In metabolomics, raw data require transformation to a suitable format prior to processing. The methods available for analysis comprise various statistical techniques including univariate and multivariate analyses, supervised and unsupervised learning tools and system-based analyses. Dedicated statisticians and bioinfomaticians need to be involved in this process. The aim of these strategies was to find data patterns which provide useful biological information that can be used to generate further hypotheses for testing. Broadhurst and Kell48 highlight the potential pitfalls related to statistical analysis of metabolic data and related experiments, which include bias, inadequate sample size, excessive false discovery due to multiple hypothesis testing and overfitting (usually due to inadequate validation). These areas of experimental design, sample preparation, analytical techniques and data analysis are covered in greater detail in a number of review articles.5,25,48,49
Current application to pregnancy research
Proteomic strategies have been used to investigate early pregnancy and trophoblast responses to altered oxygen tensions using in vitro models, highlighting potential roles for annexin II50 and neurokinin B.51 It is hypothesised that placental dysfunction in intrauterine growth restriction (IUGR) and pre-eclampsia occurs as a result of reduced oxygen (O2) delivery, and some features of placental pathology seen in IUGR and pre-eclampsia can be reproduced by exposing placental explants to relative hypoxia (i.e. 1% O2).52 Work within our group has examined the proteomic profiles of culture media generated by these placental explants cultured in hypoxic and normoxic conditions and demonstrated expressional differences between several secreted and extracellular matrix proteins. This ongoing research highlights the potential use of in vitro models in the study of pathological pregnancies. These models enable parallel proteomic and metabolomic investigation, and preliminary work has demonstrated that several metabolites also differed in the culture medium from placental explants cultured in 1% compared with 6% and 20% O2.53
MS-based approaches have also been used to directly investigate pre-eclampsia 54–56 and preterm labour.57,58 For this purpose, biological samples from primary cultured trophoblast,55 placental membranes,57 amniotic fluid,56,59 maternal blood54 and vaginal fluid58 have been analysed using several different techniques. To date, the majority of research has focused on pre-eclampsia; this has included observations demonstrating altered levels of ficolins (associated with the induction of innate immunity) in the plasma of women with established disease,54 the differential expression of seven proteins from placental trophoblasts between women with normotensive pregnancies and women with pre-eclampsia55 and the increase of the monomeric form of transthyretin (a transport protein for thyroxine and retinol-binding protein) in the amniotic fluid of five women with pre-eclampsia in comparison to women with normal outcome pregnancies,56 In relation to preterm labour, the differential expression of 11 proteins identified in placental tissue and membranes between women with preterm labour and those with normal outcome pregnancies has been observed,57 and 28 proteins identified in cervical–vaginal fluid demonstrate differences in comparisons of women experiencing preterm labour with those progressing to term.58 Although these studies demonstrate the applicability of omic techniques to pregnancy complications, so far, limited conclusions can be drawn as time-of-disease samples have been used, and future work needs to concentrate on samples taken earlier in pregnancy.
Similar technologies are being used in reproductive oncology for predictive diagnostics, with ovarian cancer as a particular target. One of the most recent advances has been the identification of an autoantibody S100A7 that is significantly elevated in the plasma of women with both early- and late-stage ovarian cancer.60 This has not yet been shown to increase the sensitivity and specificity of CA125, although this may be due to the need for larger scale clinical investigation.60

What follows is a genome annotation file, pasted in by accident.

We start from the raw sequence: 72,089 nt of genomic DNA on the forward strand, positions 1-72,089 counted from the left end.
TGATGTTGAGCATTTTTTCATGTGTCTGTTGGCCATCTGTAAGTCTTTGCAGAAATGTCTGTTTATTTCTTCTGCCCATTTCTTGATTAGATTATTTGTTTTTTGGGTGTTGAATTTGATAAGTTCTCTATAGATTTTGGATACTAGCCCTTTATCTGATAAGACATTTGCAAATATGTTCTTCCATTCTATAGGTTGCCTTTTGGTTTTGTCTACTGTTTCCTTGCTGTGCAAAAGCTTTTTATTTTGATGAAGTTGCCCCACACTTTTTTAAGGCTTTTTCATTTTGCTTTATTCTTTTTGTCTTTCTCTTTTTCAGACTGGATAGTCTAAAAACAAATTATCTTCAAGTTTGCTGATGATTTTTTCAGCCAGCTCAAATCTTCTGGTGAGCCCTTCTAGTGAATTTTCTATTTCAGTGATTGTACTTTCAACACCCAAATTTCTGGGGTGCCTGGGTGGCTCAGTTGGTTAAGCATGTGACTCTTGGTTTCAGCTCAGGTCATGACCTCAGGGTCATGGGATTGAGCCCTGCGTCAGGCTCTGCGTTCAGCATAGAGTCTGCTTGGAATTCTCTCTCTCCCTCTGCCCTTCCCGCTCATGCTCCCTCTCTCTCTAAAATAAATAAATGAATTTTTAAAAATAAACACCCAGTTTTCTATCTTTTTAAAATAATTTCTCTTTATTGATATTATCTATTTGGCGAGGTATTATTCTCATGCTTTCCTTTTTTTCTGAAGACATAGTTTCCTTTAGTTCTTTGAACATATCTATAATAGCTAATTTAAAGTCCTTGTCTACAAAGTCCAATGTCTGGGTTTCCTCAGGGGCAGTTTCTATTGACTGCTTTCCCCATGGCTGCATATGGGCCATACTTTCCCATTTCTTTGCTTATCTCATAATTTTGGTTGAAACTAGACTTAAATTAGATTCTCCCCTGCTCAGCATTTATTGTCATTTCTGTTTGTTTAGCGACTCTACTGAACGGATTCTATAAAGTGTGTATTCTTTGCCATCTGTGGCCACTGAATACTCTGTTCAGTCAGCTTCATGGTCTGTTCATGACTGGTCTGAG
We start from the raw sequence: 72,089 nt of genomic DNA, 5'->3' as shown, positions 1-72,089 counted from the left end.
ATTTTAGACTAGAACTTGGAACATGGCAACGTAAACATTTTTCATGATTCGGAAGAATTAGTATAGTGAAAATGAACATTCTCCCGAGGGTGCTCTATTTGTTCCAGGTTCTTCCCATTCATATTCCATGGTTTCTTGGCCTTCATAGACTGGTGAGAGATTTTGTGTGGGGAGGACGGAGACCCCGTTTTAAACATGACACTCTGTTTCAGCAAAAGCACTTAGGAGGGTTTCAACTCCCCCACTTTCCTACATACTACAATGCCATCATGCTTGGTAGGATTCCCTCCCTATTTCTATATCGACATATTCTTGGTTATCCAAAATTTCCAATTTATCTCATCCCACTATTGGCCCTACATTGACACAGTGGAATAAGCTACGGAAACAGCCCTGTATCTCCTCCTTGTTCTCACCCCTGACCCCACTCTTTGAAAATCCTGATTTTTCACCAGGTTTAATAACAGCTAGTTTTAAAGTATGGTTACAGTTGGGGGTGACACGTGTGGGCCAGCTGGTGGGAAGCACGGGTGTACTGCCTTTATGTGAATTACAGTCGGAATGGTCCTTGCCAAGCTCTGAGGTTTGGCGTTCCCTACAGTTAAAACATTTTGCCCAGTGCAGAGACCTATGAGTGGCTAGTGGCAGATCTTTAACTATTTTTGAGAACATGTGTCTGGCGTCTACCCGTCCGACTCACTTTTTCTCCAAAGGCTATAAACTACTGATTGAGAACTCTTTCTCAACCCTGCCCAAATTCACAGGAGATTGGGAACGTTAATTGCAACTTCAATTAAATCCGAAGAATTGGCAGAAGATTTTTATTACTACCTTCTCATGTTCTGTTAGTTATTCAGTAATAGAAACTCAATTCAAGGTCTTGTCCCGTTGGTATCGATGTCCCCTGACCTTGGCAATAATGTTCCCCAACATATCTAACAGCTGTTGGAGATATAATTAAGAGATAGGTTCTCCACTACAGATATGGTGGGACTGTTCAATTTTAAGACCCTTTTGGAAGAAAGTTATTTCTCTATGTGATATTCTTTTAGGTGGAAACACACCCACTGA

Although proteomics often produces exciting and novel findings, it is paramount that premature conclusions are not drawn from proteomic data that have not been validated in alternative clinical samples and/or corroborated using traditional molecular techniques. Petricoin et al.61 reported the discovery of distinguishing proteomic patterns in the serum of women with and without neoplastic ovarian disease, promising significant advances in cancer screening management. However, these results were not found to be reproducible, likely to be due to the use of a technique with poor sensitivity, in addition to inadequate statistical analysis.
In terms of metabolomics, profiling of amniotic fluid has been used to identify women at risk of preterm delivery and women with intraamniotic infection. Metabolomic profiling was able to identify women as belonging to the correct clinical group with a 96.3% precision (53/55),62 although commentary on methodology is difficult as this is only published as an abstract. Kenny et al. have demonstrated the use of metabolomic technology in pre-eclampsia.24 These data pertained to an anonymous metabolomic screen performed on plasma obtained from the Genetics Of Pre-EClampsia (GOPEC) archive.63 In a small pilot study, 87 plasma samples from women with established pre-eclampsia and 87 normal pregnant controls were analysed using gas chromatography coupled to an electron impact time-of-flight mass spectrometer. Application of genetic programming suggested that three variables could discriminate the samples from women with pre-eclampsia from controls, with 100% sensitivity and 98% specificity. In a subsequent study of 40 plasma samples (20 cases of pre-eclampsia and 20 controls) using ultra-performance liquid chromatography-orbitrap-MS (UPLC–LTQ-Orbitrap-MS), eight metabolites that appeared in the previous patient cohort were identified as being significant (P < 0.01) discriminatory biomarkers. The chemical identities of these eight metabolites were established.64 Turner et al.65 used1 H-nuclear magnetic resonance spectroscopy to establish the metabolic profile for pre-eclampsia and to identify biomarkers that would permit a distinction between women with a normal pregnancy and those suffering from pre-eclampsia. Eleven cases and controls were used, and the plasma samples were taken at the time of disease. Metabolic profiling has revealed that both lipid and ketone body concentrations are lower in women with pre-eclampsia. Metabolomics has also been used in some areas of reproductive medicine using embryo culture medium or follicular fluid as a predictor of pregnancy outcome.66,67